• John McGary, Woodford Sun Editor

Court holds first reading on ECAP ordinance, Kay: program will benefit businesses, increase energy e

Woodford Fiscal Court held a first reading Tuesday on an ordinance that Judge-Executive James Kay said would increase energy efficiency and save money for participating businesses.

The ECAP (Environmental Compliance Assessment Program) ordinance was first discussed at a meeting of the court’s Ordinance Committee, which reported it favorably, Kay said. Lexington, Louisville and several other cities and counties have ECAP programs in place, he said.

According to the ordinance, the program would “advance the conservation and efficient use of energy and water resources within (the county) by allowing for energy projects to be financed by assessments imposed upon the real property being improved through the energy projects …”

Kay said the program would help not only local businesses that participate, but also efforts to lure new ones. The county would be at no financial or legal risk, he said.

A motion to hold the first reading passed 7 to 0, with Magistrate Mary Ann Gill (Dist. 7) abstaining. She said magistrates have had less than two weeks to review the ordinance, and while the county would not be at financial risk, there would be administrative costs. She said she’d been told by an official with the state Department of Local Governments there was “no taking this back,” and that a future court would not be able to withdraw from the program. Kay said Robert’s Rules of Order do not allow explanations for abstentions to include substantive discussion of the ordinance itself. However, he said he was not ruling Gill out of order and said his intention was not to interrupt her. He said the court could discuss the ECAP program at length when it receives a second reading and final vote at the court’s Feb. 23 meeting.

County Attorney Alan George said the program would be available throughout the county.

COVID relief update

Kay said during the Budget and Finance Committee meeting that preceded the full meeting, members approved another establishment to the list of those receiving help through the Woodford County Food and Beverage Relief Fund. The full court followed suit.

After the meeting, Magistrate William Downey (Dist. 5), the author of the ordinance that established the program to assist restaurants and bars hurt by the pandemic, said the business that was approved was Miss Molly Vintage. It will receive $2,000 in federal CARES Act funds, he said.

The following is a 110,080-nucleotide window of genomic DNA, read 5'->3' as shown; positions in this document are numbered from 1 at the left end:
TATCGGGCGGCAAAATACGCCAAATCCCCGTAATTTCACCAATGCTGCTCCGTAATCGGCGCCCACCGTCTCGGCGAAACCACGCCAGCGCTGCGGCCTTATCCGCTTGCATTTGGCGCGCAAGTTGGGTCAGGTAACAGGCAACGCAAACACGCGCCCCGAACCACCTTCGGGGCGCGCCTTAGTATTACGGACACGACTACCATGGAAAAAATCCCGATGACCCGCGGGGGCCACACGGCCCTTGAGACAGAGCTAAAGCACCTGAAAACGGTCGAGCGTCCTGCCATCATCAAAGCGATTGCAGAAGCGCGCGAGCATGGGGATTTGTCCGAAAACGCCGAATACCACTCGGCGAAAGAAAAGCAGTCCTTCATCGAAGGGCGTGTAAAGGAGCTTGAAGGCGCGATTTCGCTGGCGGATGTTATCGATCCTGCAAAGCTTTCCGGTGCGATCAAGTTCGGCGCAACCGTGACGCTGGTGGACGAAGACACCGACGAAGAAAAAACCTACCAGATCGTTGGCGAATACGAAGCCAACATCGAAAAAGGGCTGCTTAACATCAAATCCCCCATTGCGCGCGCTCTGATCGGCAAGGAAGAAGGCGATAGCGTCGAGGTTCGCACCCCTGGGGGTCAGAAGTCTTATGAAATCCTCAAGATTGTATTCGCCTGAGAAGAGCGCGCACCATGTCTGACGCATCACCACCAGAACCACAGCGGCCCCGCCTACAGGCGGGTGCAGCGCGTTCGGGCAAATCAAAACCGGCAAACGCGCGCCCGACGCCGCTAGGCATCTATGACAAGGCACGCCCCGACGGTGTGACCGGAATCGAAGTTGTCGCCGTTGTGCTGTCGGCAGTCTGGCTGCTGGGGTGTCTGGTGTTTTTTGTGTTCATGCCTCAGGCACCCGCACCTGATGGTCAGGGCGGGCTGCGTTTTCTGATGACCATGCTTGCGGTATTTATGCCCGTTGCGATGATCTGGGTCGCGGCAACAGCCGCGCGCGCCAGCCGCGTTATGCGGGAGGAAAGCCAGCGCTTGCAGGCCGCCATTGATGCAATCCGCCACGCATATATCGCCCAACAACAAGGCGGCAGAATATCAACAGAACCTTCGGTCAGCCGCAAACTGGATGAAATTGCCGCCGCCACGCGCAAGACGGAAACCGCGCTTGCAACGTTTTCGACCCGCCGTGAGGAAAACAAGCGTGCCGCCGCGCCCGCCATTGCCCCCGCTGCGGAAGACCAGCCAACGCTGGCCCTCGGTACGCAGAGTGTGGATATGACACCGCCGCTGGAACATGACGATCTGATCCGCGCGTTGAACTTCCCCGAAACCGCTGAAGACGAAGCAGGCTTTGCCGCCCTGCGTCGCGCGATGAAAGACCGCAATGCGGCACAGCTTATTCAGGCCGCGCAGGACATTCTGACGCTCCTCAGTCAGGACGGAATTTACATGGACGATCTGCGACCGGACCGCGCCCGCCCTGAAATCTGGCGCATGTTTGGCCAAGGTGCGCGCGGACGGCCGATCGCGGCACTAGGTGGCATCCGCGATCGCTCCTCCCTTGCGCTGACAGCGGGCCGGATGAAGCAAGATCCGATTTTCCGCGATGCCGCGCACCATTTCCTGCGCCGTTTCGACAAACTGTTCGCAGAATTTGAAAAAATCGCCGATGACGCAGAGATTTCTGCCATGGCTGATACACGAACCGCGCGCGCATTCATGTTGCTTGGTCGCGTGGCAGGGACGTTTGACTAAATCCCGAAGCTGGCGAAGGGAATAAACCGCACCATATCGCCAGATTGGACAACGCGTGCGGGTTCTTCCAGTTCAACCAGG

Kay said businesses can still apply for the program until the court’s Feb. 23 meeting. More than 30 have been approved for a total of about $120,000.

Internet service

The court unanimously approved a three-year, $1,100 per month contract renewal with Spectrum for internet service. Magistrates also unanimously passed a motion authorizing Emergency Management Director Drew Chandler to review Internet and phone service at all county facilities and to prepare a request for proposals. After the meeting, Chandler said the goal is to standardize those services.

Other contracts

The court unanimously approved a renewal of its annual contract with The Verdin Company for maintenance of the clock tower atop the courthouse. According to the contract, the price is $895 for calendar year 2021, plus tax and a 3.5 percent fee if paid by credit card.

The court also unanimously approved a contract with Johnson Controls to inspect and test 30 fire extinguishers belonging to the road department for $158.79.

Quarterly reports

Quarterly reports for the sheriff’s office, county clerk’s office and Woodford County Detention Center were unanimously approved.

Closing remarks

Kay said the court would hold its second joint meeting (and the first to be held virtually) with the two city councils Tuesday, Feb. 9, at 5:30 p.m.

Magistrate C.L. Watts (Dist. 2) complimented Downey for his work on the Woodford County Food and Beverage Relief Fun. He also praised Road Supervisor Bo Wilson for the work his department did cleaning up around the old Millville School.

Gill said GIS Coordinator Kenneth Johns has been a great help at the Huntertown Community Interpretive Park, for which a master plan is in the works.

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